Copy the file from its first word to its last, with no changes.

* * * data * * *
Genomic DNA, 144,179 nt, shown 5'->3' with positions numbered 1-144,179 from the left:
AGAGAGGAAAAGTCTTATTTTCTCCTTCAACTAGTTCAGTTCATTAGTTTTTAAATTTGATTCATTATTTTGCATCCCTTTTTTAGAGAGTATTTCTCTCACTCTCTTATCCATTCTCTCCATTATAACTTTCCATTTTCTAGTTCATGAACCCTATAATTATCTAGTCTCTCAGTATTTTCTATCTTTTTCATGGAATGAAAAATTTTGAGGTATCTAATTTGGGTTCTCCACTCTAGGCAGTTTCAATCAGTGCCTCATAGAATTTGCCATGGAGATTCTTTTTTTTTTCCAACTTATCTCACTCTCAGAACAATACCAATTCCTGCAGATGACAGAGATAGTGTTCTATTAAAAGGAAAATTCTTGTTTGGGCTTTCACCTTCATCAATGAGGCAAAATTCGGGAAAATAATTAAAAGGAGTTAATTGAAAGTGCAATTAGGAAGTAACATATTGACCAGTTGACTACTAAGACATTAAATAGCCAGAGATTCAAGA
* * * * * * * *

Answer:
Genomic DNA, 144,179 nt, shown 5'->3' with positions numbered 1-144,179 from the left:
AGAGAGGAAAAGTCTTATTTTCTCCTTCAACTAGTTCAGTTCATTAGTTTTTAAATTTGATTCATTATTTTGCATCCCTTTTTTAGAGAGTATTTCTCTCACTCTCTTATCCATTCTCTCCATTATAACTTTCCATTTTCTAGTTCATGAACCCTATAATTATCTAGTCTCTCAGTATTTTCTATCTTTTTCATGGAATGAAAAATTTTGAGGTATCTAATTTGGGTTCTCCACTCTAGGCAGTTTCAATCAGTGCCTCATAGAATTTGCCATGGAGATTCTTTTTTTTTTCCAACTTATCTCACTCTCAGAACAATACCAATTCCTGCAGATGACAGAGATAGTGTTCTATTAAAAGGAAAATTCTTGTTTGGGCTTTCACCTTCATCAATGAGGCAAAATTCGGGAAAATAATTAAAAGGAGTTAATTGAAAGTGCAATTAGGAAGTAACATATTGACCAGTTGACTACTAAGACATTAAATAGCCAGAGATTCAAGA